Joanna Macy and Chris Johnstone wrote in their book Active Hope, “When a change wants to happen, it looks for people to act through. How do we know when a change wants to happen? We feel the want inside us. There is a desire, a tugging at us to be involved. But that doesn’t make the change inevitable, because standing in our way are all those who say we’re wasting our time, that it isn’t possible, that it will be too hazardous.  For the change to happen through us, we need to counter those voices.  A shift can happen when we break through a resistance that has been holding us back.”

Frank Laubach was a missionary of the mainstream Congregational church but felt that a change wanted to happen through him.  In 1930 he began to experiment with contemplative practice.

He wrote to his father, “I am well aware of the probability of criticism because it is ‘mysticism’…. But then what a stupid world this would be if one never did anything different for fear of criticism!” p 29

The disciples who were sitting together when the day of Pentecost arrived were followers of a teacher who had been arrested, ridiculed and executed as a revolutionary.  They knew they could be, too, if they called attention to themselves.

Yet “all of them were filled with the Holy Spirit and began to speak in other languages, as the Spirit gave them ability…and at this sound the crowd gathered…”

Some in the crowd were amazed, but some sneered and said, “They are full of new wine.”

The Pentecost story challenges us to risk ridicule and attack.  This week we were reminded that people can be hateful toward anyone who promotes the values that the Holy Spirit asks us to serve: love of neighbor, compassion for all, the care for creation as sacred, the pursuit of oneness, sustainability, justice and peace.

Pentecost asks us to forget what may happen to us if we let the Holy Spirit fill us and lead us, but we naturally want to know, will it be enough?  Will it enable us to save humanity and save the earth?  Will we survive these last days?

If anything can give us the abilities we need to fulfill our dreams and visions for earth, it is the Holy Spirit, the highest power in the universe, the force that created all life.

We have a cloud of witnesses saying yes, the Spirit flowing through willing, open hearts can work miracles.  Thomas Keating writes in his masterpiece on Centering Prayer, “When the presence of God emerges from our inmost being into our faculties, whether we walk down the street or drink a cup of soup, divine life and love are pouring into the world.  The effectiveness of action depends on the source from which it springs.  If it is coming out of the false self, it is severely limited.  If it is coming out of a person who is immersed in God, it is extremely effective.” (Open Mind, Open Heart 20th Anniversary Edition p 55)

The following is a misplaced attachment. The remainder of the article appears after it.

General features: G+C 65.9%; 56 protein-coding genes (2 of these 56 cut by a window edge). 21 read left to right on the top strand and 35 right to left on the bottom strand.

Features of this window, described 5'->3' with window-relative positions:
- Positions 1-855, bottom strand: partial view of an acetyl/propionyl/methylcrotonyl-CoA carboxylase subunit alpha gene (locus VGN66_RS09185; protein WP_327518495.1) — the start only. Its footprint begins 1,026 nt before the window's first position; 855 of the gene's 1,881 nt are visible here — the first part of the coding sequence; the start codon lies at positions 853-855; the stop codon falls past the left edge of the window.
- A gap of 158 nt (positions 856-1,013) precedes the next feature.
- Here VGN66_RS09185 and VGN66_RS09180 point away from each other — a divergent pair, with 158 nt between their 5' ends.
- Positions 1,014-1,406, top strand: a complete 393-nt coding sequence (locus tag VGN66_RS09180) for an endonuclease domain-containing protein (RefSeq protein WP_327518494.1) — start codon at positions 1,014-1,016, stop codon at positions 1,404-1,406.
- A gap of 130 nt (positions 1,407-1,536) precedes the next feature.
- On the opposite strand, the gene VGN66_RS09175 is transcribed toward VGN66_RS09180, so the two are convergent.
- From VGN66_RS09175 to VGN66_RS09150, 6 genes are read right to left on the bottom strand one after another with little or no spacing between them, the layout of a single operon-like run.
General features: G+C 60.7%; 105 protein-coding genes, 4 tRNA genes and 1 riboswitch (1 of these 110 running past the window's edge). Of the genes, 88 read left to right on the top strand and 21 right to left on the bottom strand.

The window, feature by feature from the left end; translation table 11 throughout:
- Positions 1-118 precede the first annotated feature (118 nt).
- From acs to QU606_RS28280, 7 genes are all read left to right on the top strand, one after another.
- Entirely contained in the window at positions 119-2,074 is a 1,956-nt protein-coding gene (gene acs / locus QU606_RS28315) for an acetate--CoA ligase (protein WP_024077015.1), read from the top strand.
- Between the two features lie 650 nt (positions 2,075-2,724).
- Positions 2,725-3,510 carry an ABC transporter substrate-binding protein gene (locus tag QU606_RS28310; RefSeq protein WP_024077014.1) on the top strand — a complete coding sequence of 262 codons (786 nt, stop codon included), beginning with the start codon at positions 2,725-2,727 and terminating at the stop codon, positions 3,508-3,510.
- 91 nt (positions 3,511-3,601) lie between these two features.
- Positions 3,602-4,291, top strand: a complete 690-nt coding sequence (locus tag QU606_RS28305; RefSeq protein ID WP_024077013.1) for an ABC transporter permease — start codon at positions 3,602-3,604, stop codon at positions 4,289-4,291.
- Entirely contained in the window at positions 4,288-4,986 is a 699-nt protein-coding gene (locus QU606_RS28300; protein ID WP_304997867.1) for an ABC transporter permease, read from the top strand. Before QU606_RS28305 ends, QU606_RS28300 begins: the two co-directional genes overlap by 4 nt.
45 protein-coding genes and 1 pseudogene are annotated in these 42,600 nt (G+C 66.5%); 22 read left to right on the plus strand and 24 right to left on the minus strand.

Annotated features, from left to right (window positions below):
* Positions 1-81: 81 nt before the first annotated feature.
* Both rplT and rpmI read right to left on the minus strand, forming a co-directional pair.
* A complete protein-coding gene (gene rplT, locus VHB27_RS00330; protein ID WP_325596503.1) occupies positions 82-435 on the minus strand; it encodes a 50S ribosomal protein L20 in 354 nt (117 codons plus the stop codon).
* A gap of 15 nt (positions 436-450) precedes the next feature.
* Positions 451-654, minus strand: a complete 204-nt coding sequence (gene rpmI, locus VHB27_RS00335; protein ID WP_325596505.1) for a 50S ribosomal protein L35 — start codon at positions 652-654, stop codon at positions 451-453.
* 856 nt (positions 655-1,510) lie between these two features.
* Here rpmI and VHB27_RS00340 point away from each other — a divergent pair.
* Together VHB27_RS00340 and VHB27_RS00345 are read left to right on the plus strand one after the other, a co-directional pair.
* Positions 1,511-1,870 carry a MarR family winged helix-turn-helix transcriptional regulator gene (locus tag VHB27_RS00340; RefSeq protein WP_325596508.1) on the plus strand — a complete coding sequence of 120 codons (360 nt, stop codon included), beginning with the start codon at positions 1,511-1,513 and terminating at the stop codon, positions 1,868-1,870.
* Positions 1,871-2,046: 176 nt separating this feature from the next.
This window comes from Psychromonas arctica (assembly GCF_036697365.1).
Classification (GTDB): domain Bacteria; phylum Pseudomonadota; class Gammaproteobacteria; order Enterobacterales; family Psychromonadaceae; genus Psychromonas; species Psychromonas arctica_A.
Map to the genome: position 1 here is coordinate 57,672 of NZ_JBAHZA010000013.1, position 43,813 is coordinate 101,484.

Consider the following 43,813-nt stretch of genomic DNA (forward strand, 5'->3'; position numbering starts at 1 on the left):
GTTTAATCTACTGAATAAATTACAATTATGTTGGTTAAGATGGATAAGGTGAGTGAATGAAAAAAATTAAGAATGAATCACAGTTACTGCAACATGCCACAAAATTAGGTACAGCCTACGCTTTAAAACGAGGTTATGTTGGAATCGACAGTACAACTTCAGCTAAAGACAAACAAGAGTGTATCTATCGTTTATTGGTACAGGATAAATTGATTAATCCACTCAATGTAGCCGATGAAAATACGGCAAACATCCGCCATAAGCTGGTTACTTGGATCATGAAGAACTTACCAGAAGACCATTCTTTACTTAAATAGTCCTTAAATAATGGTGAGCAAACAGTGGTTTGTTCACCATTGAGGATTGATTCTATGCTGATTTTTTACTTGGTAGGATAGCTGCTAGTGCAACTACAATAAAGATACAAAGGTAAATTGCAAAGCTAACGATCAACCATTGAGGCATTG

Paul Hawken asks if we would recognize the movement of the Spirit if we saw it.  If we were in the street at Pentecost, would we have recognized that this was the beginning of the greatest force for change that the world had ever seen, or would we have thought they were drunk?

If we were part of one small community in a movement made up of two million groups, would we believe that with the Spirit flowing through us we have the dream, the vision, the ability and the people we need to save the world?

If the Spirit had been preparing you all your life to contribute to its movement in this moment of history, serving with your particular share of its gifts, its voice, its love, would you recognize it as your chance for the greatest meaning and purpose life offers?

The goal of life is called divinization in Christian tradition, being transformed to have the heart and mind of Christ, becoming more and more purely aligned with the Spirit of life living in us, serving it, living in its flow.

Frank Laubach said his only fear was forgetting or shutting himself off from that flow.  The Tao Te Ching says “If I had any wisdom my only fear would be of straying from the sacred way.”

We know that life on earth is endangered.  We know that what is needed now is as many people as possible letting the Spirit flow through them.  We know that people and resources will gather around a community that is full of the Spirit’s power.

Change wants to happen.  Will you be one of the people who helps?  Will you open to the Spirit as much of every hour and day as you can and let it work its miracles through the gifts it has given you?

Let us pray in silence as you consider whether you will say yes to what the Spirit wants to do through you in these last days…

One Comment on “Sermon from May 31, 2020, Pentecost

  1. Pingback: On Line Worship Service, August 30, 2020 | United Church of Strafford, Vermont